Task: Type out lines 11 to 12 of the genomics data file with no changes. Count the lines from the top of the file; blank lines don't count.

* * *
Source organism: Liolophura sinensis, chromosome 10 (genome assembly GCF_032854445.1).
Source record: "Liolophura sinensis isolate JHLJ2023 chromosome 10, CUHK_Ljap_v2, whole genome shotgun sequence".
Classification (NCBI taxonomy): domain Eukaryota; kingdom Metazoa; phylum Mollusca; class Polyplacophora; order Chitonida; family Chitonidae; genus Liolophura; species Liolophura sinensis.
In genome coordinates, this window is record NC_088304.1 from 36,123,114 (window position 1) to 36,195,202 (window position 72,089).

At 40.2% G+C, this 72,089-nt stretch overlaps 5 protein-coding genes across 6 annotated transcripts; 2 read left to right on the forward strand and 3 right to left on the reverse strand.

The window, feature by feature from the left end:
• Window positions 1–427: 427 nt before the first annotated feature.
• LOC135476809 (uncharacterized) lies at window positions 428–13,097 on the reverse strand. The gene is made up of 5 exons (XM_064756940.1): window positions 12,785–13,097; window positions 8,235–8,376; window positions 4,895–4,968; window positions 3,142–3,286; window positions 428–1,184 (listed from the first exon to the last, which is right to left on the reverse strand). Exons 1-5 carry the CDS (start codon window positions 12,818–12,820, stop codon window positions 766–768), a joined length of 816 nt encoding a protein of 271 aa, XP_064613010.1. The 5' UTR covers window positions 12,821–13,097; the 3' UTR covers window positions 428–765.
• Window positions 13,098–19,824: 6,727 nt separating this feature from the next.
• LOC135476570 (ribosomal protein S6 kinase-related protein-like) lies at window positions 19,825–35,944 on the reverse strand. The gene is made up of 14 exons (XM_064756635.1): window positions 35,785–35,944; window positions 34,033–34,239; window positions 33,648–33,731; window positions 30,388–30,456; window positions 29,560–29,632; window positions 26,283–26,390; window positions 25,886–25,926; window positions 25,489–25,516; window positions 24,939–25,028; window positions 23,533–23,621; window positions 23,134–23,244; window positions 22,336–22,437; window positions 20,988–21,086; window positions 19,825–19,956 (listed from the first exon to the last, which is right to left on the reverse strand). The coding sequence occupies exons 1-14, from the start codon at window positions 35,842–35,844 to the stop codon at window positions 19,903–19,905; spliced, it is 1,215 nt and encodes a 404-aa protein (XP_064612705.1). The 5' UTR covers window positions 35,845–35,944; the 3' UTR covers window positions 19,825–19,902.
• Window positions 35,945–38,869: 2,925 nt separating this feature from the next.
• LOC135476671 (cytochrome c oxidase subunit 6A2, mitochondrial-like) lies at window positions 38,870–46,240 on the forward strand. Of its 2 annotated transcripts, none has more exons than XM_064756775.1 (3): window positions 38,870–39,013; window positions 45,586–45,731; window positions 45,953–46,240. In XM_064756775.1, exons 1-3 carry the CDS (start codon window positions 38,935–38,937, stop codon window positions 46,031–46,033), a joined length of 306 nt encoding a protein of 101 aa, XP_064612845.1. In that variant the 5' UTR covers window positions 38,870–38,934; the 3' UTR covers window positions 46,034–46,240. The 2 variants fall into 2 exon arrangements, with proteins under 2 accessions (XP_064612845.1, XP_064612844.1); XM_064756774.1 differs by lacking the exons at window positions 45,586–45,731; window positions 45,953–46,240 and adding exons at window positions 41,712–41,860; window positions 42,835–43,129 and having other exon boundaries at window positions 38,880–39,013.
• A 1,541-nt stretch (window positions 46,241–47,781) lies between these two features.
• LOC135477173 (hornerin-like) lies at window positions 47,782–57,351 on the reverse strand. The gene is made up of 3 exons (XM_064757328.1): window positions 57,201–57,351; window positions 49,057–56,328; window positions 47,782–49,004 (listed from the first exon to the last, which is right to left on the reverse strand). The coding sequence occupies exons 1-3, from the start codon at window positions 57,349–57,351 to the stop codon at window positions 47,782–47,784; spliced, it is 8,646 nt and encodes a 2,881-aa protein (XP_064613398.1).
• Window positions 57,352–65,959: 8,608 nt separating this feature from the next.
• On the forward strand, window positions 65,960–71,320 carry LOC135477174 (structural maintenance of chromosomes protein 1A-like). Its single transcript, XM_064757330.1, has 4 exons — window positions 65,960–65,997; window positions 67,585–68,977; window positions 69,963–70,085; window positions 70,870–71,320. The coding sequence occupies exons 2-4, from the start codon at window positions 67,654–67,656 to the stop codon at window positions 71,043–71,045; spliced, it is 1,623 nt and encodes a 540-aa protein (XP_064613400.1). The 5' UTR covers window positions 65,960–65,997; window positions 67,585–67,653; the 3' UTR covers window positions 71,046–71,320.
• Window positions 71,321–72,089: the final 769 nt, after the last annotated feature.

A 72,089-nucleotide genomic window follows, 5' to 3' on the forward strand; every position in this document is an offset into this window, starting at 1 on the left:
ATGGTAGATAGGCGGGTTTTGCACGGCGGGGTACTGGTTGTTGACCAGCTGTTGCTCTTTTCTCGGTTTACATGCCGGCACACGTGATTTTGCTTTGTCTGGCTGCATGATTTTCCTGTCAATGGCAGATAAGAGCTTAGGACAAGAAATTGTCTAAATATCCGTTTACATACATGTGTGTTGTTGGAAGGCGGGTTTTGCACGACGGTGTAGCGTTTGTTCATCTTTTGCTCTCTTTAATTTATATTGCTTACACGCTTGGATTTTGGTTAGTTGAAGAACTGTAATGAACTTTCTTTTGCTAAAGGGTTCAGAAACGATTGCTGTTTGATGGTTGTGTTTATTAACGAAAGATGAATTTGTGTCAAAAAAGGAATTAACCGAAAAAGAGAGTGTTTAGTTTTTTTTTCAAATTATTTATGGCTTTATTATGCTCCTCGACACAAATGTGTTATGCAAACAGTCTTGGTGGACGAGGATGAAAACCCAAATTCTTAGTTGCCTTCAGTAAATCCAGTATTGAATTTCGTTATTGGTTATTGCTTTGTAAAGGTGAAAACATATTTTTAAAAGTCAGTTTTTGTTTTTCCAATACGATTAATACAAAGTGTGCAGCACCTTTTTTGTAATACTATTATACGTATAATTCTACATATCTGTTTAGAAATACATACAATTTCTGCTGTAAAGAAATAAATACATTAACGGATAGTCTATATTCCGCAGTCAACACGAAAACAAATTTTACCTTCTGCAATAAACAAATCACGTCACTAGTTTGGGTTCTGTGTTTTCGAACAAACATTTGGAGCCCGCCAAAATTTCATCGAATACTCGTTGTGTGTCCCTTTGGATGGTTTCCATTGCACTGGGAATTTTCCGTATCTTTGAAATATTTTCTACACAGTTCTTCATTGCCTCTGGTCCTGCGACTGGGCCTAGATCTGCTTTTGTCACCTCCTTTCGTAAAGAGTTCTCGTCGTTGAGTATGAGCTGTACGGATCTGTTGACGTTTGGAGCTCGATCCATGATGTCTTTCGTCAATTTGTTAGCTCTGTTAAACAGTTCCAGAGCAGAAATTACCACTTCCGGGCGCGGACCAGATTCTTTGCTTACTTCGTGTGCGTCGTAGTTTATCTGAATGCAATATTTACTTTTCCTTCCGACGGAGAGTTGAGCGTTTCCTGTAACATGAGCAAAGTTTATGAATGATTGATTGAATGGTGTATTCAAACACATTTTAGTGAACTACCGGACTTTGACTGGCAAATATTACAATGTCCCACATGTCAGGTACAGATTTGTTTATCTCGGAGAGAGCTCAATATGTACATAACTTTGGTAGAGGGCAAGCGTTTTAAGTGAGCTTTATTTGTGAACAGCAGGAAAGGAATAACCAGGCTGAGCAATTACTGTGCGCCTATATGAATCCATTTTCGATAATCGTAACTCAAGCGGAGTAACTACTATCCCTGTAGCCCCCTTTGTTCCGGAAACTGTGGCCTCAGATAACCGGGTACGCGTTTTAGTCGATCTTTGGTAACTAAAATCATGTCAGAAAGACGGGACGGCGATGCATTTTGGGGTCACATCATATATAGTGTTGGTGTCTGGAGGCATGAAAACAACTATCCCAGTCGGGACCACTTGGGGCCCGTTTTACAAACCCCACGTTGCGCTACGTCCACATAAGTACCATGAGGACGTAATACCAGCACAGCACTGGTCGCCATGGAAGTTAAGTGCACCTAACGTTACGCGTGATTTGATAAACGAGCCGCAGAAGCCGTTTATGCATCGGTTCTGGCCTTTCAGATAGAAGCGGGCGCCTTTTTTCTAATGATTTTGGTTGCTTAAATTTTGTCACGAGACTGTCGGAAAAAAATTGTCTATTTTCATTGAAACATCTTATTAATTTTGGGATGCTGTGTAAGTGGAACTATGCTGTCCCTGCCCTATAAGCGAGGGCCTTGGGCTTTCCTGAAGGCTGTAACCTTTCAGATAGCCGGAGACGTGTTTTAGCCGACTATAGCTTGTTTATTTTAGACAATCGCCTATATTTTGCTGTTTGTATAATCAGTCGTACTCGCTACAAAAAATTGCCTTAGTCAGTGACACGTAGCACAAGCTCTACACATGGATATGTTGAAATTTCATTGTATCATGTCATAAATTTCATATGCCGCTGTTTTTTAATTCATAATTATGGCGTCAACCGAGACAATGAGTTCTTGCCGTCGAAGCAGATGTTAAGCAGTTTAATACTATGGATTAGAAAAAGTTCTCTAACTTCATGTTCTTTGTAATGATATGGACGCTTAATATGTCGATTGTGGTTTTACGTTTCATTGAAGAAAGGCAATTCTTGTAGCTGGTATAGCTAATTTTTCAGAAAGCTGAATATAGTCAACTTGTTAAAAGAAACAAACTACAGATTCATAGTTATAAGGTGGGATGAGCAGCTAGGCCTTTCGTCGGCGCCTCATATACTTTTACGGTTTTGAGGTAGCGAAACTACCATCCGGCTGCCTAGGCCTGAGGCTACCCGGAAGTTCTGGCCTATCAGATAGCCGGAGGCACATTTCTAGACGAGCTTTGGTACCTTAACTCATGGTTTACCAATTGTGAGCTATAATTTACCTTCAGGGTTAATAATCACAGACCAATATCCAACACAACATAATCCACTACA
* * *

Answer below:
• Window positions 35,945–38,869: 2,925 nt separating this feature from the next.
• LOC135476671 (cytochrome c oxidase subunit 6A2, mitochondrial-like) lies at window positions 38,870–46,240 on the forward strand. Of its 2 annotated transcripts, none has more exons than XM_064756775.1 (3): window positions 38,870–39,013; window positions 45,586–45,731; window positions 45,953–46,240. In XM_064756775.1, exons 1-3 carry the CDS (start codon window positions 38,935–38,937, stop codon window positions 46,031–46,033), a joined length of 306 nt encoding a protein of 101 aa, XP_064612845.1. In that variant the 5' UTR covers window positions 38,870–38,934; the 3' UTR covers window positions 46,034–46,240. The 2 variants fall into 2 exon arrangements, with proteins under 2 accessions (XP_064612845.1, XP_064612844.1); XM_064756774.1 differs by lacking the exons at window positions 45,586–45,731; window positions 45,953–46,240 and adding exons at window positions 41,712–41,860; window positions 42,835–43,129 and having other exon boundaries at window positions 38,880–39,013.